Above are the most recent projections of where rates will be at the end of 2014 by the four major agencies. However, we believe that the government is not afraid to shoot right past these levels.

Doug Duncan, chief economist for Fannie Mae, this past summer announced:

“I don’t think the Fed ultimately would be troubled with a 6.5% mortgage rate.”

And Frank Nothaft, Freddie Mac VP and chief economist, at virtually the same time explained:

"As the economy continues to improve, we expect to see continued upward movement in long-term interest rates… At today’s house prices and income levels, mortgage rates would have to be nearly 7 percent before the U.S. median priced home would be unaffordable to a family making the median income in most parts of the country.”

Only time will tell. However, we feel that rates will be in the 5.75-6% range by year’s end.

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For more in depth coverage of mortgage interest rates and what impact tapering will have on future rates, sign up for a FREE 14 Day Trial of our full membership service, Keeping Current Matters here.

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Harvard Says: 5 Reasons to Buy a Home That Make Sense Financially

by Allison Simson

Harvard: 5 Financial Reasons to Buy a Home

Eric Belsky is Managing Director of the Joint Center of Housing Studies at Harvard University. He also currently serves on the editorial board of the Journal of Housing Research and Housing Policy Debate. This year he released a new paper on homeownership - The Dream Lives On: the Future of Homeownership in America. In his paper, Belsky reveals five financial reasons people should consider buying a home.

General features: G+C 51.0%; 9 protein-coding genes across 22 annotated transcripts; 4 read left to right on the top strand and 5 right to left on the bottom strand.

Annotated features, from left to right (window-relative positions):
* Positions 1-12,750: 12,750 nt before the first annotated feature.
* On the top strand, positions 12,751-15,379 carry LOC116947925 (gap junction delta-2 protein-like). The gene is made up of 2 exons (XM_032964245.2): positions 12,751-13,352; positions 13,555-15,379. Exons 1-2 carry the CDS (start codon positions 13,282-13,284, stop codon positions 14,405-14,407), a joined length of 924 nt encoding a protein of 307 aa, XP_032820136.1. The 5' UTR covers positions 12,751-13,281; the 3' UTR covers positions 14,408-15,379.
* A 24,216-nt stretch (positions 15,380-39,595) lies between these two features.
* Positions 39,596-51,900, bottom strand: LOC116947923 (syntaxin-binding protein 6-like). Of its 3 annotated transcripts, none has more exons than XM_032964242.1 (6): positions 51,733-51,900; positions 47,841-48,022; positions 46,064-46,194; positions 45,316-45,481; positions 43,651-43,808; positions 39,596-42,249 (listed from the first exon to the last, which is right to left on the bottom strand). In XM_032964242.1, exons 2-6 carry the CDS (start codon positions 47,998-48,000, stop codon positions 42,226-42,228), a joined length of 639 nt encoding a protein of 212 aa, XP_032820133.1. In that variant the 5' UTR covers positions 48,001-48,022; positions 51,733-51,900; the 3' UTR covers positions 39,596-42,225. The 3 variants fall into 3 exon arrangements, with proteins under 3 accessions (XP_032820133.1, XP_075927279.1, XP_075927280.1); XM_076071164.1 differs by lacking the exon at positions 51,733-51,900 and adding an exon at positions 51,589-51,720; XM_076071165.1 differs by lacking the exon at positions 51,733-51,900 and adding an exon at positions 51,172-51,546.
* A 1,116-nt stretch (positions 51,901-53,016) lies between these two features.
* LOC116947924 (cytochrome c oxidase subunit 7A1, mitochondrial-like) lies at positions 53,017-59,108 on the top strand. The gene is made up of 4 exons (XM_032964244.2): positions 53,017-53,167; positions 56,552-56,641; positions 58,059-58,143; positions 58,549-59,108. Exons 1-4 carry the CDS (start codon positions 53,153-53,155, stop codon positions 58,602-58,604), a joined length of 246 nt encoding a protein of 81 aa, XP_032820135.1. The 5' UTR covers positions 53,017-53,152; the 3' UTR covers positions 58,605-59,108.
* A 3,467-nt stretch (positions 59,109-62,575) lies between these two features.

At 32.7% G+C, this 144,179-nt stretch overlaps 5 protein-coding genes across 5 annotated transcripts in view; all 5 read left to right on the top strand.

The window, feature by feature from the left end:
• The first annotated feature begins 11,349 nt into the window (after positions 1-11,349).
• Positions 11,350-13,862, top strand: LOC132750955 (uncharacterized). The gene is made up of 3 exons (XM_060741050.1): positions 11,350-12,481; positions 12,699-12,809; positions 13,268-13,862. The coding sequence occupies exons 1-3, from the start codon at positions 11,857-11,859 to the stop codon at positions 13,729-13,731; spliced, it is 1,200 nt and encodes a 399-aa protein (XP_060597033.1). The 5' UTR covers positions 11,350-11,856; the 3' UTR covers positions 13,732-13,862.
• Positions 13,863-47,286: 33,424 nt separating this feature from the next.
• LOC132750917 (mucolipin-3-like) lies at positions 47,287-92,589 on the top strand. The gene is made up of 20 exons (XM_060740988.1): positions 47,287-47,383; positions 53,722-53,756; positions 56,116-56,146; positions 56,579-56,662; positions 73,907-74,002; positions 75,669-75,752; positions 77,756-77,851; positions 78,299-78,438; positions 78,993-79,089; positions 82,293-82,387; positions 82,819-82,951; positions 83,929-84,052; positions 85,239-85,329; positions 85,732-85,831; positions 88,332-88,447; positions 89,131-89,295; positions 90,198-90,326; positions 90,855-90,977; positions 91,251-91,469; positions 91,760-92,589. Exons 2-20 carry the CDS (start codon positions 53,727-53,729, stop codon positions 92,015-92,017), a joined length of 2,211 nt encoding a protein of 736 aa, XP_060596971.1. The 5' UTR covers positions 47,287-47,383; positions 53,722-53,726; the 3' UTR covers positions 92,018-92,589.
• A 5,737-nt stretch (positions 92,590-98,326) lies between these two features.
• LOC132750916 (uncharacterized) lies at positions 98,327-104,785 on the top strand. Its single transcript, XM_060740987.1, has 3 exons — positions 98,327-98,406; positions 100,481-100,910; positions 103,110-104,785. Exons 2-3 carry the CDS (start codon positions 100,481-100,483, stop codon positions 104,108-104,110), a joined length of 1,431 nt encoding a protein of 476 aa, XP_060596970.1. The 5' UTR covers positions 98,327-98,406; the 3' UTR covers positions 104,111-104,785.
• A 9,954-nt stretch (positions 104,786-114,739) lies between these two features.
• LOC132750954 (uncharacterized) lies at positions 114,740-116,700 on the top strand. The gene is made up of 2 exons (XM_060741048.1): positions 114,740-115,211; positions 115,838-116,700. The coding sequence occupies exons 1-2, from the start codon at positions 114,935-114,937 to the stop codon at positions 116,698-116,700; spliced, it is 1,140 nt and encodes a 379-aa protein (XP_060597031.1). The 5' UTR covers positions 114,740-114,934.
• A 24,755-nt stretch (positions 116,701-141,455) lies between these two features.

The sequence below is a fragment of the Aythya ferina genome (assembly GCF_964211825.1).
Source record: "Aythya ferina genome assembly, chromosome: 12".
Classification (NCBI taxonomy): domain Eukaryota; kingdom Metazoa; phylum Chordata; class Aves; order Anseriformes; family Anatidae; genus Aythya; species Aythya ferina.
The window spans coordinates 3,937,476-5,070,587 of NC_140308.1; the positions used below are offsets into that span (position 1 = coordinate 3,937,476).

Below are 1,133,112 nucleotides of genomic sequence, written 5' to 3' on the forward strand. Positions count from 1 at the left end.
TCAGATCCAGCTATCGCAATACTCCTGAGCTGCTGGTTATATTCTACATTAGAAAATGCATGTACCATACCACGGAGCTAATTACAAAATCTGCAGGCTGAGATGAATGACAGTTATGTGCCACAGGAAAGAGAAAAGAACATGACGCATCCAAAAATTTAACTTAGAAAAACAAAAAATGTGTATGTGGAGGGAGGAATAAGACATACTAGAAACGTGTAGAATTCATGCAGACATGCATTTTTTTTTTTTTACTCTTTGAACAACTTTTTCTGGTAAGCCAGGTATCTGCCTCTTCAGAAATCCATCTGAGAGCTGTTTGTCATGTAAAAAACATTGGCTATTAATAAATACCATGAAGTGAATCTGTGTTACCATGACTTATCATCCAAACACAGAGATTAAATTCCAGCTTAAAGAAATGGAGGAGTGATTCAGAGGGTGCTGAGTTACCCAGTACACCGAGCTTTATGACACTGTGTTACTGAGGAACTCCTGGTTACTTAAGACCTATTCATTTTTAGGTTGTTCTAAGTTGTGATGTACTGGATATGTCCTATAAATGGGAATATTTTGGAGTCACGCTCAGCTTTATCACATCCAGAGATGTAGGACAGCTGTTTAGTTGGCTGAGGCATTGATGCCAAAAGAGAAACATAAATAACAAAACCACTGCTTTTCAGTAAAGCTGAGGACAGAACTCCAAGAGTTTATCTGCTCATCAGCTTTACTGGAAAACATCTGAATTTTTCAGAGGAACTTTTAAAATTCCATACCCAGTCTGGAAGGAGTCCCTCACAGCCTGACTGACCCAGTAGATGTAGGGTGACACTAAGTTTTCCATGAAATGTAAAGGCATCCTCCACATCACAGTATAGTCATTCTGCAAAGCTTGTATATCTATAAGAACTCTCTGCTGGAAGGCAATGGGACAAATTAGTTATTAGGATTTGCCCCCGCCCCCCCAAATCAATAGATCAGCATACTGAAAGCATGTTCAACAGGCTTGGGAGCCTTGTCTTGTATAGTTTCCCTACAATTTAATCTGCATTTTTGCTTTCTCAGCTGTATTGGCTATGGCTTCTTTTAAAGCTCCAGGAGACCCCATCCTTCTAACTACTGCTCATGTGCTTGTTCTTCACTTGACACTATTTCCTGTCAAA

Here are the five reasons, each followed by an excerpt from the study:

1.) Housing is typically the one leveraged investment available. 

“Few households are interested in borrowing money to buy stocks and bonds and few lenders are willing to lend them the money. As a result, homeownership allows households to amplify any appreciation on the value of their homes by a leverage factor. Even a hefty 20 percent down payment results in a leverage factor of five so that every percentage point rise in the value of the home is a 5 percent return on their equity. With many buyers putting 10 percent or less down, their leverage factor is 10 or more.”

2.) You're paying for housing whether you own or rent. 

“Homeowners pay debt service to pay down their own principal while households that rent pay down the principal of a landlord.”

3.) Owning is usually a form of “forced savings”.

“Since many people have trouble saving and have to make a housing payment one way or the other, owning a home can overcome people’s tendency to defer savings to another day.”

4.) There are substantial tax benefits to owning.